The show had begun with a pacy retrospective of Gaultier’s greatest hits, and what he did with the main collection was cleverly combine his signatures from the past with many of the season’s current trends, from volume to the dress-over-trouser looks of streetwear via one smart idea. As a design strategy, it was efficient, even delightful, if a bit one-trick.
Still, Gaultier and Galliano weren’t alone in choosing to concentrate on a single theme; likewise, designers such as Ann Demeulemeester and Sophia Kokosalaki, both responsible for only their nominal lines (what luxury!), kept their focus narrow and their concentration rigorous.
Thus the first created a visual poem out of cropped skinny trousers, distressed men’s cutaways, and layers and layers of waistcoats and asymmetrically buttoned and draped shirting. Black bled into white and white into black in subtle ombre effects; eyelet peeked from below a ragged hem; necklines plunged to navels in a way that managed to combine romance with eroticism – as though boardroom pirates had been cast away on a desert isle for a dreamlike summer.
Meanwhile, Kokosalaki further honed her signature draping, treating the surface of her silks and organzas as embellishment in itself via whorls and waves of intricate pin-tucks on bodices and skirts. Even more intriguing was the combination of such goddess-like garments with the toughness of urban men’s wear – a cloud-like iridescent white top with straps encrusted in diamente over cuffed city shorts – demonstrating that ultimately the more pared-down approach may be the best for everyone, not just the designers who have to figure out a way to do the impossible and serve two masters.
As it happens, this is good practice for Kokosalaki; next season she takes on dual duties as the creative director of the newly revived House of Vionnet as well as her own line (clearly, the relationship is already paying off, as this season marked her first show in the “official” halls of the Louvre, and her first time on the “official” schedule). The designer/brand pairing makes sense, since the original Vionnet was similarly known for her draping, but it also means Kokosalaki will face the challenge of separating her eponymous brand from her adopted one. Perhaps M. Gaultier has some running shoes he can lend her.
Today it’s the socials, tomorrow it’s China
If Mohammed won’t go to the mountain – the mountain will fly him there! That was the thoroughly modern solution to this age-old conundrum chez Valentino, where a number of the brand’s most important American swans were sitting front and centre after being flown over from the States as guests of the house (apparently, their social power is now such that they, are known merely as “the Socials” on home ground).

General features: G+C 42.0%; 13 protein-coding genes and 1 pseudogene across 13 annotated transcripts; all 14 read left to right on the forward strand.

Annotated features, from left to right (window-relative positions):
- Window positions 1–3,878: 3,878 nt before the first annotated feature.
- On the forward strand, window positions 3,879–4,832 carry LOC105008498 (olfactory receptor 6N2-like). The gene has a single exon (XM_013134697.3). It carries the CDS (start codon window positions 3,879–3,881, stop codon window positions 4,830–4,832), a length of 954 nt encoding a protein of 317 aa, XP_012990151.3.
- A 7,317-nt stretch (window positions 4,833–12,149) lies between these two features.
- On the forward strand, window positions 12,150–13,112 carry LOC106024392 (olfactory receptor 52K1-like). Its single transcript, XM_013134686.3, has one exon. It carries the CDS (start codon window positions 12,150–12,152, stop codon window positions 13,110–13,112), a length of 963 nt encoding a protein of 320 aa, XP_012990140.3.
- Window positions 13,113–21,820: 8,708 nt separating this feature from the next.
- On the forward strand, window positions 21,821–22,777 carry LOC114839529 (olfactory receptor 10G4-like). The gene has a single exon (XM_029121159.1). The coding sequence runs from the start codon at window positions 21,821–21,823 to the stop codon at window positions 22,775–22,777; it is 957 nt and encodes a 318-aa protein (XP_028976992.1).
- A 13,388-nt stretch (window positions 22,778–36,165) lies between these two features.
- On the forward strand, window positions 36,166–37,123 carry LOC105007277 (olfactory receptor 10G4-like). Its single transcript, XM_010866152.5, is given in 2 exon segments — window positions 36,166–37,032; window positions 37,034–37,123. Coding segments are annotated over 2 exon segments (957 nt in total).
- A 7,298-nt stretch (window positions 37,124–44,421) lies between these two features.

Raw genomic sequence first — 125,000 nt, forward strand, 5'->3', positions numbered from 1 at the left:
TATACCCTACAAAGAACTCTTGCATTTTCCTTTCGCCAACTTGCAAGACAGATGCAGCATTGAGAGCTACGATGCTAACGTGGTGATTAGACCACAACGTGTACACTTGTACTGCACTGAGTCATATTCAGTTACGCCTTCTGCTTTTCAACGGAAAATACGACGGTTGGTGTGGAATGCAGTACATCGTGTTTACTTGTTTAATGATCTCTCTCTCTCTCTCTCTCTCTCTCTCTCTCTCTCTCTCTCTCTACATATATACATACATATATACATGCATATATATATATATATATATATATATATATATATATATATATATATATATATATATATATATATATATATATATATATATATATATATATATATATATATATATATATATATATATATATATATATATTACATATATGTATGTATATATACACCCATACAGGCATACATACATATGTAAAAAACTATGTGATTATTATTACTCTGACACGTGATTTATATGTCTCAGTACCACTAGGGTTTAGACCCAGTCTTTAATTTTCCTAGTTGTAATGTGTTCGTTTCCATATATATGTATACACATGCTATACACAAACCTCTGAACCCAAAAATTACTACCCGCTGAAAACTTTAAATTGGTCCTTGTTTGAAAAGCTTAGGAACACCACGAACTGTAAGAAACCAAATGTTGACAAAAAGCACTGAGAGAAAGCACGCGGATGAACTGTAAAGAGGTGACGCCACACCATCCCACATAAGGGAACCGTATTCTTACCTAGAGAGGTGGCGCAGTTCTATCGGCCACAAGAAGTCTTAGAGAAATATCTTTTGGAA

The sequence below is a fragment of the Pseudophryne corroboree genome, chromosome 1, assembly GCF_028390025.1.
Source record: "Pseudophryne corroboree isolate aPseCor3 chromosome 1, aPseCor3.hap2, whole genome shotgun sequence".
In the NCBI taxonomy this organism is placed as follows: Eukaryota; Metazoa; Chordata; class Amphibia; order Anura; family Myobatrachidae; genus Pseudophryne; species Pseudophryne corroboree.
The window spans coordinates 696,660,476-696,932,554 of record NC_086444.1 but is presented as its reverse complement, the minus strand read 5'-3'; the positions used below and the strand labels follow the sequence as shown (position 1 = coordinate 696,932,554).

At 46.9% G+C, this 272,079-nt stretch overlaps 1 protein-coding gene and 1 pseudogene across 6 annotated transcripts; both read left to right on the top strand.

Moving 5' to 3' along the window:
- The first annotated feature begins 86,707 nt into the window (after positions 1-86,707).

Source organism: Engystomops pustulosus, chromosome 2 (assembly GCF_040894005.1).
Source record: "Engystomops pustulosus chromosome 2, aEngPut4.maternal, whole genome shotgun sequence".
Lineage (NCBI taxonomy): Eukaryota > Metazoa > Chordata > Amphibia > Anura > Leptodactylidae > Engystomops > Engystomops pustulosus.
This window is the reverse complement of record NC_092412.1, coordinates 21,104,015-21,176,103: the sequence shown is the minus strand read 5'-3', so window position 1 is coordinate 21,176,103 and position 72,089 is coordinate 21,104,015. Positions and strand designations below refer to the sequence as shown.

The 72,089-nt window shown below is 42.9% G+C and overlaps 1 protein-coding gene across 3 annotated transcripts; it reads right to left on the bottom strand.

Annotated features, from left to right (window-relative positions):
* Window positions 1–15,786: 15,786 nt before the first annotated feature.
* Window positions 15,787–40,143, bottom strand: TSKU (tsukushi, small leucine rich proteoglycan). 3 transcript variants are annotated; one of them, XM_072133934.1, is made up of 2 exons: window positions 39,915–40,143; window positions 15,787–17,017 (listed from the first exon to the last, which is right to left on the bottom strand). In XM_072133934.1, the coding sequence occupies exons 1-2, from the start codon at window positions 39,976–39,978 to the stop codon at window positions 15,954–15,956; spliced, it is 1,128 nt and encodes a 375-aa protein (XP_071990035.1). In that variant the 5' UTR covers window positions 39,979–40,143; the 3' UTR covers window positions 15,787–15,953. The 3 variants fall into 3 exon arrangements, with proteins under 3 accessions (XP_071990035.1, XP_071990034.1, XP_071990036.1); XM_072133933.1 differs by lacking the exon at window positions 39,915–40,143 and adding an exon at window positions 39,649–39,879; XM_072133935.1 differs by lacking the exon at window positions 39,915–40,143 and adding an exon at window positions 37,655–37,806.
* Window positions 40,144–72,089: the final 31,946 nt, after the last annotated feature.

Thirtysomethings Tara Rockefeller, Marisa Noel Brown, Jennifer Creel and friends all enthusiastically applauded the pleated trapeze silk dresses, neat lunching suits and perfectly judged cocktail flirts, and by their mere presence telegraphed the “Valentino-may- be-aging [the designer is 74] but-the-house-is-ever-younger” message that has become the clarion call of the brand.
They weren’t just there for advertising purposes, however; according to Matteo Marzotto, president of Valentino, the US is the house’s biggest single market, accounting for 30% of annual sales, as well as its most internationally influential. “What they wear today,” he said, referring to his featured guests, “everyone in China wants tomorrow.”
So what were they wearing? Well, classic Valentino, of course: Jennifer Creel in skinny tweed with diamond decoration and a tassel at the hip, Marisa Noel Brown and Olivia Chantecaille both in black trousers with poet’s blouses. And what will they be wearing come spring? From the looks of it, the satin slip dresses covered in a veil of silver beaded lace will be popular, as well as the tiered chiffon floral baby dolls, gold car coat with matching cut-out lace skirt, and long evening dresses bristling with white organza frills.
Understandably less popular were the short shorts with sheer cobweb blouse or silver sequinned jacket. Isn’t there a rule against shorts at Cipriani’s?